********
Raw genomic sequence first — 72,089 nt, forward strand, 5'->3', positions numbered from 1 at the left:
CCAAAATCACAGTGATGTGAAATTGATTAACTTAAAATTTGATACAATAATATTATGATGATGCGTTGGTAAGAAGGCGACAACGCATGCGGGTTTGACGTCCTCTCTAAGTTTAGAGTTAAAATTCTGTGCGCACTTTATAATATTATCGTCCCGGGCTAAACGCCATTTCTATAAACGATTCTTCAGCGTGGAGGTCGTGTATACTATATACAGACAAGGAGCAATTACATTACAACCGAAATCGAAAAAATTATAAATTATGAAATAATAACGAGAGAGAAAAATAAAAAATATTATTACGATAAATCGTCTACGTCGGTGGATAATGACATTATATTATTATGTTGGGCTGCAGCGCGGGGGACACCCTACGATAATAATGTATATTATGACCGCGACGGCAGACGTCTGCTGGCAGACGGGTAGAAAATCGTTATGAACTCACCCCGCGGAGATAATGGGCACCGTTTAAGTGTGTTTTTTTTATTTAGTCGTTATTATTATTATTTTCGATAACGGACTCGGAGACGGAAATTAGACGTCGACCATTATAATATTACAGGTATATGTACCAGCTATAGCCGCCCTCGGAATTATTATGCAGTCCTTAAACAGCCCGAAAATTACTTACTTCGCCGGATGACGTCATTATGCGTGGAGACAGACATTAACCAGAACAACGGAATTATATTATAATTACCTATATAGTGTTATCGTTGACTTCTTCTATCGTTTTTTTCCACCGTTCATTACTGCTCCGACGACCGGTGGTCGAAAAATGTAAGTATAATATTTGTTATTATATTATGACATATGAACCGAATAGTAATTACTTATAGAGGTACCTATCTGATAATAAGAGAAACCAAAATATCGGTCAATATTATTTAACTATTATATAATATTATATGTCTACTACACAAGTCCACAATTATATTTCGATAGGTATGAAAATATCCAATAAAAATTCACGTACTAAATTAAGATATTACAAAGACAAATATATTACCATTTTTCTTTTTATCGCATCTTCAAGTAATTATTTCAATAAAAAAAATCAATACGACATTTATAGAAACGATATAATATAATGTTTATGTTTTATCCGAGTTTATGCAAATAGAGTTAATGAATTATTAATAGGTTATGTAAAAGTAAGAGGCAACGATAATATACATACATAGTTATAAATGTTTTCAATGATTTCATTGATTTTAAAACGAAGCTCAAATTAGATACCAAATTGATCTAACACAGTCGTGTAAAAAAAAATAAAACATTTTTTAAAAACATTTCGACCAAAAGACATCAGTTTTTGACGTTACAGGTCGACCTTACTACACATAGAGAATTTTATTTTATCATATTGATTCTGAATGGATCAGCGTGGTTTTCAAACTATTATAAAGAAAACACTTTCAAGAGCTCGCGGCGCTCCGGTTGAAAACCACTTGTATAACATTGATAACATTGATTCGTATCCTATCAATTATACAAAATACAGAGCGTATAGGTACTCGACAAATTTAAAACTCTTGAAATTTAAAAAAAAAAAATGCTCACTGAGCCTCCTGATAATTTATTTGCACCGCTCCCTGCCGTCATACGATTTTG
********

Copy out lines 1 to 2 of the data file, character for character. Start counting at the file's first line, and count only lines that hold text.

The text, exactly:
Raw genomic sequence first — 72,089 nt, forward strand, 5'->3', positions numbered from 1 at the left:
CCAAAATCACAGTGATGTGAAATTGATTAACTTAAAATTTGATACAATAATATTATGATGATGCGTTGGTAAGAAGGCGACAACGCATGCGGGTTTGACGTCCTCTCTAAGTTTAGAGTTAAAATTCTGTGCGCACTTTATAATATTATCGTCCCGGGCTAAACGCCATTTCTATAAACGATTCTTCAGCGTGGAGGTCGTGTATACTATATACAGACAAGGAGCAATTACATTACAACCGAAATCGAAAAAATTATAAATTATGAAATAATAACGAGAGAGAAAAATAAAAAATATTATTACGATAAATCGTCTACGTCGGTGGATAATGACATTATATTATTATGTTGGGCTGCAGCGCGGGGGACACCCTACGATAATAATGTATATTATGACCGCGACGGCAGACGTCTGCTGGCAGACGGGTAGAAAATCGTTATGAACTCACCCCGCGGAGATAATGGGCACCGTTTAAGTGTGTTTTTTTTATTTAGTCGTTATTATTATTATTTTCGATAACGGACTCGGAGACGGAAATTAGACGTCGACCATTATAATATTACAGGTATATGTACCAGCTATAGCCGCCCTCGGAATTATTATGCAGTCCTTAAACAGCCCGAAAATTACTTACTTCGCCGGATGACGTCATTATGCGTGGAGACAGACATTAACCAGAACAACGGAATTATATTATAATTACCTATATAGTGTTATCGTTGACTTCTTCTATCGTTTTTTTCCACCGTTCATTACTGCTCCGACGACCGGTGGTCGAAAAATGTAAGTATAATATTTGTTATTATATTATGACATATGAACCGAATAGTAATTACTTATAGAGGTACCTATCTGATAATAAGAGAAACCAAAATATCGGTCAATATTATTTAACTATTATATAATATTATATGTCTACTACACAAGTCCACAATTATATTTCGATAGGTATGAAAATATCCAATAAAAATTCACGTACTAAATTAAGATATTACAAAGACAAATATATTACCATTTTTCTTTTTATCGCATCTTCAAGTAATTATTTCAATAAAAAAAATCAATACGACATTTATAGAAACGATATAATATAATGTTTATGTTTTATCCGAGTTTATGCAAATAGAGTTAATGAATTATTAATAGGTTATGTAAAAGTAAGAGGCAACGATAATATACATACATAGTTATAAATGTTTTCAATGATTTCATTGATTTTAAAACGAAGCTCAAATTAGATACCAAATTGATCTAACACAGTCGTGTAAAAAAAAATAAAACATTTTTTAAAAACATTTCGACCAAAAGACATCAGTTTTTGACGTTACAGGTCGACCTTACTACACATAGAGAATTTTATTTTATCATATTGATTCTGAATGGATCAGCGTGGTTTTCAAACTATTATAAAGAAAACACTTTCAAGAGCTCGCGGCGCTCCGGTTGAAAACCACTTGTATAACATTGATAACATTGATTCGTATCCTATCAATTATACAAAATACAGAGCGTATAGGTACTCGACAAATTTAAAACTCTTGAAATTTAAAAAAAAAAAATGCTCACTGAGCCTCCTGATAATTTATTTGCACCGCTCCCTGCCGTCATACGATTTTG